Defence contractor Raytheon and aerospace supplier United Technologies have announced plans to merge, creating a mega company with annual sales of about US$74 billion.
The two firms said in a joint statement on Sunday (US time) the new company, to be called Raytheon Technologies, would create a premier systems provider with advanced technologies to address rapidly growing segments within the aerospace and defence industries.
“Today is an exciting and transformational day for our companies, and one that brings with it tremendous opportunity for our future success,” Raytheon chief executive Tom Kennedy said in the statement.
“Raytheon Technologies will continue a legacy of innovation with an expanded aerospace and defense portfolio supported by the world’s most dedicated workforce.
“With our enhanced capabilities, we will deliver value to our customers by anticipating and addressing their most complex challenges, while delivering significant value to shareowners.”
Raytheon’s defence work includes making radars, sensors and weapons such as missiles. It also conducts defence systems integration and has a space and airborne systems division. The company also does some work in the commercial aerospace sector, such as in air traffic control and autonomy, artificial intelligence and machine learning.
Meanwhile United Technologies two main businesses are engine maker Pratt & Whitney and Collins Aerospace, which manufactures equipment for commercial, regional and military aircraft such as seats, landing gears and sensors.
The transaction does not include United Technologies’ elevator company Otis and its refrigeration business Carrier, which were being sold off.
“The combination of United Technologies and Raytheon will define the future of aerospace and defense,” United Technologies chief executive Greg Hayes said.
“Our two companies have iconic brands that share a long history of innovation, customer focus and proven execution.
“By joining forces, we will have unsurpassed technology and expanded R&D capabilities that will allow us to invest through business cycles and address our customers’ highest priorities.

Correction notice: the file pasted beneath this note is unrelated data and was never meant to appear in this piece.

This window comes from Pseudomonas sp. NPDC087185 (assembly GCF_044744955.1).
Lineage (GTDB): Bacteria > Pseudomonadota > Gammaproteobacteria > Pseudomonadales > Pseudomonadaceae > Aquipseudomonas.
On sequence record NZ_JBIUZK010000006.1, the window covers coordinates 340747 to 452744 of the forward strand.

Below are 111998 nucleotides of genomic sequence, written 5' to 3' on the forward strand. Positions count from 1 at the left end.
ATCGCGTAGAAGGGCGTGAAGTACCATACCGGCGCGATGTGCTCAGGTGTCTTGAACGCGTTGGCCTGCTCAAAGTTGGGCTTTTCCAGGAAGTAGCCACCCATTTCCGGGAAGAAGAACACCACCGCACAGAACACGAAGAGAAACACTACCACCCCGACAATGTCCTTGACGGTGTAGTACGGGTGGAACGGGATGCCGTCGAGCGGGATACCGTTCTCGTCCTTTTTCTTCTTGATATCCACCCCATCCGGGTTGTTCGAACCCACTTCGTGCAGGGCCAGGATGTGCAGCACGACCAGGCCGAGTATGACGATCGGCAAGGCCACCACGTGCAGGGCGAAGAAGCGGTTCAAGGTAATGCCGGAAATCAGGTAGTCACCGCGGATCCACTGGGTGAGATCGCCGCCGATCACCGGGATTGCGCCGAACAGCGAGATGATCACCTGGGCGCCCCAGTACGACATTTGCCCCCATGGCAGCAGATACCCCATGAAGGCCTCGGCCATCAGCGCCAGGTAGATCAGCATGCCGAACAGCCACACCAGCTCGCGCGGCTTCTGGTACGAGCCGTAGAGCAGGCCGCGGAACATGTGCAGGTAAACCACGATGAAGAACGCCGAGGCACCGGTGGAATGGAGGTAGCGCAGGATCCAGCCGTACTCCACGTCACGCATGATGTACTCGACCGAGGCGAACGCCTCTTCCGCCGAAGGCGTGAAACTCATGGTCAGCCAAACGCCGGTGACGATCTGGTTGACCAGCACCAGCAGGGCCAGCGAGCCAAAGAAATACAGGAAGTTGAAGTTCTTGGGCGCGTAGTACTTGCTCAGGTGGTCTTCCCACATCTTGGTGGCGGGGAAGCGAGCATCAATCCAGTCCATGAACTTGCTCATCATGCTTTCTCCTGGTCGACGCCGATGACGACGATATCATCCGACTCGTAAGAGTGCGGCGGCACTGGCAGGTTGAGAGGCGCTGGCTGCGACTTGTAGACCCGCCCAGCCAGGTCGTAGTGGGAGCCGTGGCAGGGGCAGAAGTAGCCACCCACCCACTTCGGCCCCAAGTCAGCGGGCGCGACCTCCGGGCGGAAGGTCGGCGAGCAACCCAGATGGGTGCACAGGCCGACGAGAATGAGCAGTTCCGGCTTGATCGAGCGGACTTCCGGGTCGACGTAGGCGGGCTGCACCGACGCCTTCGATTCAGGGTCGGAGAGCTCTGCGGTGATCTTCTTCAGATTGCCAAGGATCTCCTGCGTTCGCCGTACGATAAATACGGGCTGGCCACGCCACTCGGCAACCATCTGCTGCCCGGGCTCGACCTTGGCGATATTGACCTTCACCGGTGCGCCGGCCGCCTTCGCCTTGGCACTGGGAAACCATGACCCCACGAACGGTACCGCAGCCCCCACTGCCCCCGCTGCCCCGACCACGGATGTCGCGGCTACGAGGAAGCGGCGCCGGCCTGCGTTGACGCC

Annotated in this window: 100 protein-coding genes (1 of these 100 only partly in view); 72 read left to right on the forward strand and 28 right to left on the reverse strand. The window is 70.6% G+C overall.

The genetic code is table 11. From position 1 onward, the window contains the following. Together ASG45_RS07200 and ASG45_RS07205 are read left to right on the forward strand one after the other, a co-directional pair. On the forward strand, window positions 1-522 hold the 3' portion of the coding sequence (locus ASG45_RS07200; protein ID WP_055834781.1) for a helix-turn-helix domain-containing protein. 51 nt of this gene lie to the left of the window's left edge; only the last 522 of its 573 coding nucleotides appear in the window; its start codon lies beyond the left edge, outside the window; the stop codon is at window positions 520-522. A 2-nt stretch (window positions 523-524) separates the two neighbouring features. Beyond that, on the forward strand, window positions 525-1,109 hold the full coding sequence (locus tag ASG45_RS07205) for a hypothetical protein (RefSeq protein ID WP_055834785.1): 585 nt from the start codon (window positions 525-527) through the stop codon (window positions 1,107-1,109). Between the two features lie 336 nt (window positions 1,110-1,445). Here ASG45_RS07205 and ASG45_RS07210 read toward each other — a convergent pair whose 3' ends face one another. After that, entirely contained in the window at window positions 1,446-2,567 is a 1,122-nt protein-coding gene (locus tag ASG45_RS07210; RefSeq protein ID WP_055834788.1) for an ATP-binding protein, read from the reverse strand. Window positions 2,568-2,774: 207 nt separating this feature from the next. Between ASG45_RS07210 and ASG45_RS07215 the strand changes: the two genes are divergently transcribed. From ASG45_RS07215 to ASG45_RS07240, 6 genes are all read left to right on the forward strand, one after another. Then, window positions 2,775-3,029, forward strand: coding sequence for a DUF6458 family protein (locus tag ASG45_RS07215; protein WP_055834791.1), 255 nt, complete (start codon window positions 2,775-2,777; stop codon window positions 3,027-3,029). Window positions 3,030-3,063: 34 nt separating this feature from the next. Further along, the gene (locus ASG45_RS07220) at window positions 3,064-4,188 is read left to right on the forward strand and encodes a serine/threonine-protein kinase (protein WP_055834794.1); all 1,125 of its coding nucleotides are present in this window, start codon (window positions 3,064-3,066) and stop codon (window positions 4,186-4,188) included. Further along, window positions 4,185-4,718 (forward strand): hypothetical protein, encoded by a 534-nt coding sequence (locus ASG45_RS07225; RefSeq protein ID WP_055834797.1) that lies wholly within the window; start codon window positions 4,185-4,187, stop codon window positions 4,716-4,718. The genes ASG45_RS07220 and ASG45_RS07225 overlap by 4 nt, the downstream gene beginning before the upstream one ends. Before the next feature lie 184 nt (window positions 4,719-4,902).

“Merging our portfolios will also deliver cost and revenue synergies that will create long-term value for our customers and shareowners.”
The joint statement said the merged company would comprise a balanced and diversified aerospace and defence portfolio that was resilient across business cycles.
Further, the two companies had a highly complimentary technology and research and development platform.
The new company, which will be led by Kennedy as executive chairman and Hayes as chief executive, would have four business units.
Two are from United Technologies, comprising Collins Aerospace and Pratt & Whitney, while two would be from Raytheon – intelligence, space & airborne systems, and integrated defense & missile systems.
The all-stock deal was expected to close in the first half of calendar 2020.
Raytheon shareowners would receive 2.3348 shares in the combined company for each Raytheon share. Meanwhile United Technologies shareowners would own about 57 per cent and Raytheon shareowners would own approximately 43 per cent of the combined company on a fully diluted basis.
The combined company’s board would have 15 directors – eight from United Technologies and seven from Raytheon.
In an Australian context, Raytheon supplies sensors, effectors, electronic warfare and mission systems to various Australian Defence Force platforms.
In 2017, it opened a customer engagement centre in Canberra.
Meanwhile, Collins Aerospace, formerly known as Rockwell Collins, had about 50 employees in Australia and builds parts of the F-35 Distributed Aperture System (DAS) optical assemblies for prime contractor Northrop Grumman.
More broadly, the company manufacturers avionics, navigation and communications equipment for defence and commercial customers. Its Sydney base offers technical support for repair, overhaul and equipment modifications for its own products as well as those from other companies.
And Virgin Australia’s business class seats on its five Boeing 777-300ERs and six Airbus A330-200s are from B/E Aerospace, which was purchased by Rockwell Collins in 2017 and is now part of the Collins Aerospace group of companies.